If you go with the more portable option of suspending your hammock from a stand, then the length and width of your hammock stand should guide you in picking out an appropriate flat, open surface for setting up your new reclining-relaxation oasis. Just remember that if you opt for a sunny spot, hammocks are very nap-inducing — and that sunscreen is a good thing!
Q: Can I hang my hammock indoors?
A: Absolutely — a lot of people do! You'll first need to find the studs in whichever wall you want to hang your hammock from; studs are usually set about 16 inches apart. We strongly recommend an actual store-bought stud-finder over the "knuckle test," by the way — drill wrong, and you have a hole in the wall you now have to fill in; drill right, and you instead have a hammock to get in! Hammock Hooks can also be screwed into solid-concrete walls and hollow-bloc masonry walls; your local hardware store should have appropriate fasteners and recommendations on drills and drill bits.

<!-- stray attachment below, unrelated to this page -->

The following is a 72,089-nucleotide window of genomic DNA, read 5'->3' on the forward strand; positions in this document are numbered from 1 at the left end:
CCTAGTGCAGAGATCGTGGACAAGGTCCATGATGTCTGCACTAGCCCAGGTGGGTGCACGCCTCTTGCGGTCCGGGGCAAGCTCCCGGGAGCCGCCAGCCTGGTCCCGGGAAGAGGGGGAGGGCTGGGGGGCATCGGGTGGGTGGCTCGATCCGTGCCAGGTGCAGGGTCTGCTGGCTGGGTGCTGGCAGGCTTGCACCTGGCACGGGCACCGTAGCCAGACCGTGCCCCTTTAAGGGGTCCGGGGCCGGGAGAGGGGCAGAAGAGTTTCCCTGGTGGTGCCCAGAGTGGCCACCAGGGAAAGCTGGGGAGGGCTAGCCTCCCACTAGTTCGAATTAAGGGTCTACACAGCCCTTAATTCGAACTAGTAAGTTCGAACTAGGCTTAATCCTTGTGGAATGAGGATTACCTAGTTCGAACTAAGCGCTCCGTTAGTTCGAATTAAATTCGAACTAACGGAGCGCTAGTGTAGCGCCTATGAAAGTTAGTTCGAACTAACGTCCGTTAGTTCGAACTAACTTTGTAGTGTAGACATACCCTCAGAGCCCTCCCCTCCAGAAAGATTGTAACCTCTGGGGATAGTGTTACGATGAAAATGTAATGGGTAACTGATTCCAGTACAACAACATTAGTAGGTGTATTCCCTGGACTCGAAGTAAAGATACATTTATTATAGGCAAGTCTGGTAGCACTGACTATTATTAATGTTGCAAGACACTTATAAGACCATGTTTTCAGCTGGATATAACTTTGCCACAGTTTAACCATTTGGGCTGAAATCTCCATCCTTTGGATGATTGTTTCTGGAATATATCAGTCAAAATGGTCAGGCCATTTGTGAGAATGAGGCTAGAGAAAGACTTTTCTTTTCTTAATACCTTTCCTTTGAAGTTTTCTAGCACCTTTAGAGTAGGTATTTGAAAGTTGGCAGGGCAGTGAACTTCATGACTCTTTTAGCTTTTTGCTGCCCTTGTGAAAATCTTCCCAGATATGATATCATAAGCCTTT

Q: What if, once I hang my hammock, it's overly springy, or too loose? How can I fine-tune my hanging efforts?
A: If it's a rope hammock that seems overly springy the first time you set it up, note that the ropes in our new hammocks are designed to stretch, sometimes by as much as 2 feet, so some of that tautness will automatically disappear following your first few uses of your new hammock.
If your hammock seems prone to tipping even after its first few uses, then it's probably hung too tightly. On the other hand, if it seems to sag too much, you'll want to hang it a little higher, and tighter. Use the different links of the chain attached to either end of your hammock to easily adjust hammock height, and tautness.
Q: Any tips on getting into, and out of, a hammock?
A: Yes, and the primary one, especially at first: Go slow!